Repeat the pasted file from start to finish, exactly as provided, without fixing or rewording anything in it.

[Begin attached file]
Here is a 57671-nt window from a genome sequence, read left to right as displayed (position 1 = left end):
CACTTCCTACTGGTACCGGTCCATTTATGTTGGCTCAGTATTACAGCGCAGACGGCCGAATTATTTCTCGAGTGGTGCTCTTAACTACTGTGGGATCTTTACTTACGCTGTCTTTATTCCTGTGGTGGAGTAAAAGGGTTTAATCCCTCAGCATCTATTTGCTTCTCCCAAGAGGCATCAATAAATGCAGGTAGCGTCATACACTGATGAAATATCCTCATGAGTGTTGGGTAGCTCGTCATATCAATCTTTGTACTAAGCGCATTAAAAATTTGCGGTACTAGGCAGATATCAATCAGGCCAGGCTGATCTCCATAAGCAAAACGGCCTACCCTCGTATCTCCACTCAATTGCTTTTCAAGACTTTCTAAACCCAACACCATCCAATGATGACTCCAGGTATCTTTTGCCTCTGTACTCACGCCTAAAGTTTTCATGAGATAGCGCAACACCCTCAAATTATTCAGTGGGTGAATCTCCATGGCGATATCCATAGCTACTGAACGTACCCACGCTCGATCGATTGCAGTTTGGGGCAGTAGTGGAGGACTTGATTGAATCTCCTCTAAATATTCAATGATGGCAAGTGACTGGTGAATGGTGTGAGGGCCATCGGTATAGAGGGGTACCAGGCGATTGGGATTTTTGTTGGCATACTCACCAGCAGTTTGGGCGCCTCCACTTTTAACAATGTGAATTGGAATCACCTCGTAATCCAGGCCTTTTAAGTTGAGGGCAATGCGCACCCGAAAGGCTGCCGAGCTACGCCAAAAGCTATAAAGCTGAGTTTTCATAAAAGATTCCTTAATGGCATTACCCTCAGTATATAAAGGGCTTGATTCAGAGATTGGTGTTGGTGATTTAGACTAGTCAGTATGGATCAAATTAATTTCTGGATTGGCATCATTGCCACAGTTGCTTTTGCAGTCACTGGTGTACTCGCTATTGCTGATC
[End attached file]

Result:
Here is a 57671-nt window from a genome sequence, read left to right as displayed (position 1 = left end):
CACTTCCTACTGGTACCGGTCCATTTATGTTGGCTCAGTATTACAGCGCAGACGGCCGAATTATTTCTCGAGTGGTGCTCTTAACTACTGTGGGATCTTTACTTACGCTGTCTTTATTCCTGTGGTGGAGTAAAAGGGTTTAATCCCTCAGCATCTATTTGCTTCTCCCAAGAGGCATCAATAAATGCAGGTAGCGTCATACACTGATGAAATATCCTCATGAGTGTTGGGTAGCTCGTCATATCAATCTTTGTACTAAGCGCATTAAAAATTTGCGGTACTAGGCAGATATCAATCAGGCCAGGCTGATCTCCATAAGCAAAACGGCCTACCCTCGTATCTCCACTCAATTGCTTTTCAAGACTTTCTAAACCCAACACCATCCAATGATGACTCCAGGTATCTTTTGCCTCTGTACTCACGCCTAAAGTTTTCATGAGATAGCGCAACACCCTCAAATTATTCAGTGGGTGAATCTCCATGGCGATATCCATAGCTACTGAACGTACCCACGCTCGATCGATTGCAGTTTGGGGCAGTAGTGGAGGACTTGATTGAATCTCCTCTAAATATTCAATGATGGCAAGTGACTGGTGAATGGTGTGAGGGCCATCGGTATAGAGGGGTACCAGGCGATTGGGATTTTTGTTGGCATACTCACCAGCAGTTTGGGCGCCTCCACTTTTAACAATGTGAATTGGAATCACCTCGTAATCCAGGCCTTTTAAGTTGAGGGCAATGCGCACCCGAAAGGCTGCCGAGCTACGCCAAAAGCTATAAAGCTGAGTTTTCATAAAAGATTCCTTAATGGCATTACCCTCAGTATATAAAGGGCTTGATTCAGAGATTGGTGTTGGTGATTTAGACTAGTCAGTATGGATCAAATTAATTTCTGGATTGGCATCATTGCCACAGTTGCTTTTGCAGTCACTGGTGTACTCGCTATTGCTGATC